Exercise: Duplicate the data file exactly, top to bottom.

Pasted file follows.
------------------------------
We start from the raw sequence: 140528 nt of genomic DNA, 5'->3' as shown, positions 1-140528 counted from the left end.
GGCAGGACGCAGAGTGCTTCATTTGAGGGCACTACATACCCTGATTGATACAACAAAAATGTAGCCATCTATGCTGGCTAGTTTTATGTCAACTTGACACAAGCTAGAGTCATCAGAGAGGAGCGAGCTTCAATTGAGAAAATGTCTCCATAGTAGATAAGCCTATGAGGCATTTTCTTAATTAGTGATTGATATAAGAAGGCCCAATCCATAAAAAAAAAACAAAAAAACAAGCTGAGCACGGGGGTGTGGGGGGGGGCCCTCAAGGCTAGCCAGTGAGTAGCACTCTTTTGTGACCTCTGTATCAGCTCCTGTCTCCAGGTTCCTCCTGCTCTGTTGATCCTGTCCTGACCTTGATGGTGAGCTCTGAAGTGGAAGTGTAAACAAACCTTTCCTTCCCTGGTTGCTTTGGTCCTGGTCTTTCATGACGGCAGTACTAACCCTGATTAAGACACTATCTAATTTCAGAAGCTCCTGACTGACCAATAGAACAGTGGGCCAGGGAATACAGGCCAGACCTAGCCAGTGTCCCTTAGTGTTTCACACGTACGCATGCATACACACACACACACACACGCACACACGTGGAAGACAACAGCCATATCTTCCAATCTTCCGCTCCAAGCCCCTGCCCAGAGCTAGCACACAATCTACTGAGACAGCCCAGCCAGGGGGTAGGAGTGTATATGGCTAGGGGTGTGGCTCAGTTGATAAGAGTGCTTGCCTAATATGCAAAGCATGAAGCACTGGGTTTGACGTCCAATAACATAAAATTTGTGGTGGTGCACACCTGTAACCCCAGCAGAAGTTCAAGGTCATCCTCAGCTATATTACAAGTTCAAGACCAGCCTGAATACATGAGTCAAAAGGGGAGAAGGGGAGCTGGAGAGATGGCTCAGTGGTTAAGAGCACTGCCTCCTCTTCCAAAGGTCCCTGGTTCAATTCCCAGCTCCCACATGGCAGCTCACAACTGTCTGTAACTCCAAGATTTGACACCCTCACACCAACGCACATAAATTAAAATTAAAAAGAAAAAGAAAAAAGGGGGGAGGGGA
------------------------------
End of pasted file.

We start from the raw sequence: 140528 nt of genomic DNA, 5'->3' as shown, positions 1-140528 counted from the left end.
GGCAGGACGCAGAGTGCTTCATTTGAGGGCACTACATACCCTGATTGATACAACAAAAATGTAGCCATCTATGCTGGCTAGTTTTATGTCAACTTGACACAAGCTAGAGTCATCAGAGAGGAGCGAGCTTCAATTGAGAAAATGTCTCCATAGTAGATAAGCCTATGAGGCATTTTCTTAATTAGTGATTGATATAAGAAGGCCCAATCCATAAAAAAAAAACAAAAAAACAAGCTGAGCACGGGGGTGTGGGGGGGGGCCCTCAAGGCTAGCCAGTGAGTAGCACTCTTTTGTGACCTCTGTATCAGCTCCTGTCTCCAGGTTCCTCCTGCTCTGTTGATCCTGTCCTGACCTTGATGGTGAGCTCTGAAGTGGAAGTGTAAACAAACCTTTCCTTCCCTGGTTGCTTTGGTCCTGGTCTTTCATGACGGCAGTACTAACCCTGATTAAGACACTATCTAATTTCAGAAGCTCCTGACTGACCAATAGAACAGTGGGCCAGGGAATACAGGCCAGACCTAGCCAGTGTCCCTTAGTGTTTCACACGTACGCATGCATACACACACACACACACACGCACACACGTGGAAGACAACAGCCATATCTTCCAATCTTCCGCTCCAAGCCCCTGCCCAGAGCTAGCACACAATCTACTGAGACAGCCCAGCCAGGGGGTAGGAGTGTATATGGCTAGGGGTGTGGCTCAGTTGATAAGAGTGCTTGCCTAATATGCAAAGCATGAAGCACTGGGTTTGACGTCCAATAACATAAAATTTGTGGTGGTGCACACCTGTAACCCCAGCAGAAGTTCAAGGTCATCCTCAGCTATATTACAAGTTCAAGACCAGCCTGAATACATGAGTCAAAAGGGGAGAAGGGGAGCTGGAGAGATGGCTCAGTGGTTAAGAGCACTGCCTCCTCTTCCAAAGGTCCCTGGTTCAATTCCCAGCTCCCACATGGCAGCTCACAACTGTCTGTAACTCCAAGATTTGACACCCTCACACCAACGCACATAAATTAAAATTAAAAAGAAAAAGAAAAAAGGGGGGAGGGGA